José Efraín Ríos Montt (Spanish pronunciation:
[efɾaˈin ˈri.os ˈmont]; born June 16, 1926)
 is a
Guatemalan career military officer and politician; he served as
President of Guatemala from 1982 to 1983. He was an
army general during his time in office, following a
coup d'état in 1982. His military government practiced large-scale violations of human rights and spread counter-insurgency terror among the peasantry. It constituted a brief, but terrible episode in the
Guatemalan Civil War, which lasted until 1996.
A general in the
Guatemalan Army, Ríos Montt came to public office through a
coup d'état on March 23, 1982. He was overthrown by his Defense Minister,
Óscar Humberto Mejía Victores, in another coup d'état on August 8, 1983. In the
2003 presidential elections, Ríos Mont unsuccessfully ran as the candidate of the
Guatemalan Republican Front (FRG). In 2007 Ríos Montt returned to public office as a member of Congress, gaining
prosecutorial immunity. He was protected from a pair of long-running lawsuits alleging
war crimes against him and a number of his former ministers and counselors during their term in the presidential palace in 1982–83.
 His immunity ended on January 14, 2012, when his term in office ended. On January 26, 2012, Ríos Montt appeared in court in Guatemala and was formally indicted for
genocide and crimes against humanity.
Huehuetenango, Ríos Montt is one of the most controversial figures in Guatemala. Two
Truth Commissions, the REMHI report, sponsored by the
Roman Catholic Church, and the CEH report, conducted by the United Nations as part of the 1996 Accords of Firm and Durable Peace, documented widespread human rights abuses committed by Ríos Montt's military regime. These included widespread
torture against the
indigenous population in what has been called a
Guatemalan genocide. Ríos Montt say there was no government-ordered genocide, and that abuses were the result of a long, violent civil war.
 At the time Ríos Montt had close ties to the United States, receiving direct and indirect support from several of its agencies, including the
Ríos Montt is best known outside Guatemala for being tried for heading a
military regime (1982–1983). It was held accountable for defeating the
guerrillas through what was known as the "guns and beans" campaign, telling the people "If you are with us, we’ll feed you, if not, we’ll kill you."
Guatemala's 36-year civil war ended with the signing of a peace treaty in 1996. The civil war pitted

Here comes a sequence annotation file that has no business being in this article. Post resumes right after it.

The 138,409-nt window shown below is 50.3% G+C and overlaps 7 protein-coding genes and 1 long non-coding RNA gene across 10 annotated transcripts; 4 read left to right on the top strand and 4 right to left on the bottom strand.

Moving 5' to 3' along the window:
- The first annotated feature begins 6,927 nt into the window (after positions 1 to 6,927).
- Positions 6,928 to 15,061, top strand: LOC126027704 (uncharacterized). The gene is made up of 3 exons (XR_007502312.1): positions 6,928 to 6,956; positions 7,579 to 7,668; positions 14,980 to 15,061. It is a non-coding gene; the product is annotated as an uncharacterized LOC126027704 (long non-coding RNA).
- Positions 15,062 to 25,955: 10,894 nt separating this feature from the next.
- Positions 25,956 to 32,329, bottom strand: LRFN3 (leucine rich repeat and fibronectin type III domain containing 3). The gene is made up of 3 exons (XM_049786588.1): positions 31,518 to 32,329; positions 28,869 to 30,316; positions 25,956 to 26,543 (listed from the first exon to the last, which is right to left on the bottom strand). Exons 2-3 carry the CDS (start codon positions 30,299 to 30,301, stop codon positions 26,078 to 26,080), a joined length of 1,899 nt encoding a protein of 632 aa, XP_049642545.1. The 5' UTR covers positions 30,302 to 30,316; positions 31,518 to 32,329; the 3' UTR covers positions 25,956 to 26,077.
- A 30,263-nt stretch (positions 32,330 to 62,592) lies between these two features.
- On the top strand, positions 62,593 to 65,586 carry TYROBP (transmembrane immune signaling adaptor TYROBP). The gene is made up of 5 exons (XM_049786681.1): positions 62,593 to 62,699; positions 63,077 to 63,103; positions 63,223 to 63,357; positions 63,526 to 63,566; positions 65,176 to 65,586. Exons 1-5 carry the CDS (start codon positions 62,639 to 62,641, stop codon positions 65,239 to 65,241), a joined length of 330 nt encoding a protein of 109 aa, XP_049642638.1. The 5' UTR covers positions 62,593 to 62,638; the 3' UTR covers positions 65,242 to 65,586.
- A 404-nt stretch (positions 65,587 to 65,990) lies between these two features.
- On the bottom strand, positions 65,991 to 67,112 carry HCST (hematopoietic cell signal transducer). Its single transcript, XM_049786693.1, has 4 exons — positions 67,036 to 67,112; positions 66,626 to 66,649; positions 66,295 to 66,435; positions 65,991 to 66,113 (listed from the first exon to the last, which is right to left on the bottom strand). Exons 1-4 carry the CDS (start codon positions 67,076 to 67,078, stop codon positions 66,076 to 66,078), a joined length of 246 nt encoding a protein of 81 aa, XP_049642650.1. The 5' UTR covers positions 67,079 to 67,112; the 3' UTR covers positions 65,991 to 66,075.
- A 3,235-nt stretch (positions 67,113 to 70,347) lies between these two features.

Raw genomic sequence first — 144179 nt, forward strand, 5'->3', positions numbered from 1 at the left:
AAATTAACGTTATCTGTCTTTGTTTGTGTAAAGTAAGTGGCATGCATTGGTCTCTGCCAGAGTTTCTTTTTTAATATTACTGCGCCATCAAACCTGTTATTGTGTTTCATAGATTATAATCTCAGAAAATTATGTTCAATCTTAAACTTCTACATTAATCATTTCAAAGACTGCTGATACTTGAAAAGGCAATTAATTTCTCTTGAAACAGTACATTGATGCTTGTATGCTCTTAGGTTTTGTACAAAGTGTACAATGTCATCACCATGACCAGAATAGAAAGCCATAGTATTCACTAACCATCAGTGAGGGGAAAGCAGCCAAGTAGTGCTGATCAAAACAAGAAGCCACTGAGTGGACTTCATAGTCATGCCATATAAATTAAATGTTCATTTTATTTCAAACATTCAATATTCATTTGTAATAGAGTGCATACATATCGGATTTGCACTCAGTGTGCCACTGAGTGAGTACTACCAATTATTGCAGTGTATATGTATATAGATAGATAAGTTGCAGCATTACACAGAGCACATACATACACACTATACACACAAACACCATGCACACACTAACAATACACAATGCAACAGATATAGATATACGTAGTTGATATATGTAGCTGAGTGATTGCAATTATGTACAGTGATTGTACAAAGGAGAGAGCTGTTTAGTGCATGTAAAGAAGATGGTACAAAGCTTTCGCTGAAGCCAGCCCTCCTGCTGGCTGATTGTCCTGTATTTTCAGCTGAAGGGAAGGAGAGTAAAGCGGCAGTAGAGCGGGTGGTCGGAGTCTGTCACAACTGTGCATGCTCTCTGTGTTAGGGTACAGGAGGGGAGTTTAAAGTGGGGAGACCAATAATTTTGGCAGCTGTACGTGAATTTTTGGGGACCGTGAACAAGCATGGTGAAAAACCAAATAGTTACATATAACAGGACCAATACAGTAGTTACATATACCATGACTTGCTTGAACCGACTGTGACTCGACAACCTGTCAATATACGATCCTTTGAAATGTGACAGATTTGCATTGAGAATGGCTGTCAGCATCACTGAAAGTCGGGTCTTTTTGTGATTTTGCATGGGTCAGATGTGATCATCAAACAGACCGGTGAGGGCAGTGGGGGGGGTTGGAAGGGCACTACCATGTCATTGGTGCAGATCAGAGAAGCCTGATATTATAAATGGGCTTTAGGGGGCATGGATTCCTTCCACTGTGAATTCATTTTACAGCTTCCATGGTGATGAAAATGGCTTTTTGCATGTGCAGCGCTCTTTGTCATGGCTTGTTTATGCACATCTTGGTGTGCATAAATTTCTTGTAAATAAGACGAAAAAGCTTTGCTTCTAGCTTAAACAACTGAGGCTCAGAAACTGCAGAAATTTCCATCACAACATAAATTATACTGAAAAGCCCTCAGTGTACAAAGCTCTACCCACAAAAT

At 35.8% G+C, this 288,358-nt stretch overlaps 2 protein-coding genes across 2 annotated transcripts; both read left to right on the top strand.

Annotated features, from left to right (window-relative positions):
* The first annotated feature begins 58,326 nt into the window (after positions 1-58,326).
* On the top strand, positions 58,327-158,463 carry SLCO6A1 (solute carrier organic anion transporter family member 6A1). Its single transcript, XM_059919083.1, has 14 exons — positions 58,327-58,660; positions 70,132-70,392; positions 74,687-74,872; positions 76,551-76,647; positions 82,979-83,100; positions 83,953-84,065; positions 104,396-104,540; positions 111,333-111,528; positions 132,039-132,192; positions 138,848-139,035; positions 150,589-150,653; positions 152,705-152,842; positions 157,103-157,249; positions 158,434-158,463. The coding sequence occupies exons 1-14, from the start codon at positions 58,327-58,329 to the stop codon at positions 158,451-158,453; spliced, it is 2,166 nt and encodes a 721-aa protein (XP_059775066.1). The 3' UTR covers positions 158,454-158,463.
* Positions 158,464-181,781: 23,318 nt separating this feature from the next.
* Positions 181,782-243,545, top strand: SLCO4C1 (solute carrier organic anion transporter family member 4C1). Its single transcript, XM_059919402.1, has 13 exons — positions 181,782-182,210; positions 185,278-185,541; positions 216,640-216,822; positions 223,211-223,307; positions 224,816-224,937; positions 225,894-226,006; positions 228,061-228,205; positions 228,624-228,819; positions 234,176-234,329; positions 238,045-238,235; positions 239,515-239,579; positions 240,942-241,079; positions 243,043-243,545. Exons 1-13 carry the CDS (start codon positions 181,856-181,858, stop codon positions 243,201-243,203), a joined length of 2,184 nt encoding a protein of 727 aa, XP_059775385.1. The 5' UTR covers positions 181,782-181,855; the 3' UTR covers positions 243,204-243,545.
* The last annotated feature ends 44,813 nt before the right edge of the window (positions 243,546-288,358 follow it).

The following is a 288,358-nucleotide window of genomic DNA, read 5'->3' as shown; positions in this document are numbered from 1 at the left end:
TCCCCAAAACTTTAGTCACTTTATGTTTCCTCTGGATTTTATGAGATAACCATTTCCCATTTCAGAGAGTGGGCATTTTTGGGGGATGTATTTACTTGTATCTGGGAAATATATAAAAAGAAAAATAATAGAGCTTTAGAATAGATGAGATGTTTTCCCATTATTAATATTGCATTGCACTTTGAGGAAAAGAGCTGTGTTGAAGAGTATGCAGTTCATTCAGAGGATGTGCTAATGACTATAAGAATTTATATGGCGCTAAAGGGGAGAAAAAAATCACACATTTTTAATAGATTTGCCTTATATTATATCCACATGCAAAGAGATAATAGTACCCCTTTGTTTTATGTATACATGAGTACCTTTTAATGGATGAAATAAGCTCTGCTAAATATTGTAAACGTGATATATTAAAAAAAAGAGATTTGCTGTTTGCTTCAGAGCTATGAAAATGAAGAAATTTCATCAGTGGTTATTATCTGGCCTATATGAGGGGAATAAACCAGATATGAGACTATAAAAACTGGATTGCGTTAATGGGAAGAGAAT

rebels against the Guatemalan state, including the
army. Huge numbers of civilians, both indigenous
Ladinos, were caught in the crossfire. Up to 200,000 Guatemalans were killed and declared missing during the long conflict, making it one of Latin America's most violent wars in modern history.
Indigenous Mayas suffered disproportionately during Ríos Montt's rule, and it is documented that his government deliberately targeted thousands of indigenous people since many were suspected of harboring sympathies for, supporting, or participating in the guerrilla movement. Under the
Cold War-era strategy of
containment the Guatemalan state sought to eliminate the spread of Communism inside its borders. The UN-backed
Historical Clarification Commission found that the resulting counterinsurgency campaign, significantly designed and advanced during Ríos Montt's presidency, included deliberate "acts of
genocide" against the indigenous population.
On 28 January 2013, judge Miguel Angel Galves opened a
pre-trial hearing against Ríos Montt and retired General José Mauricio Rodríguez Sánchez for
crimes against humanity, in particular the killings of 1,771 Maya Ixil Indians in 1982 and 83, including children.
 On 10 May 2013, Ríos Montt was convicted of genocide and crimes against humanity, and was sentenced to 80 years imprisonment.
 On 20 May 2013, the
Constitutional Court of Guatemala overturned the conviction.
 His retrial began January 2015.
 A Guatemalan court has ruled he can stand trial for genocide and crimes against humanity, but he cannot be sentenced due to his age and deteriorating health conditions.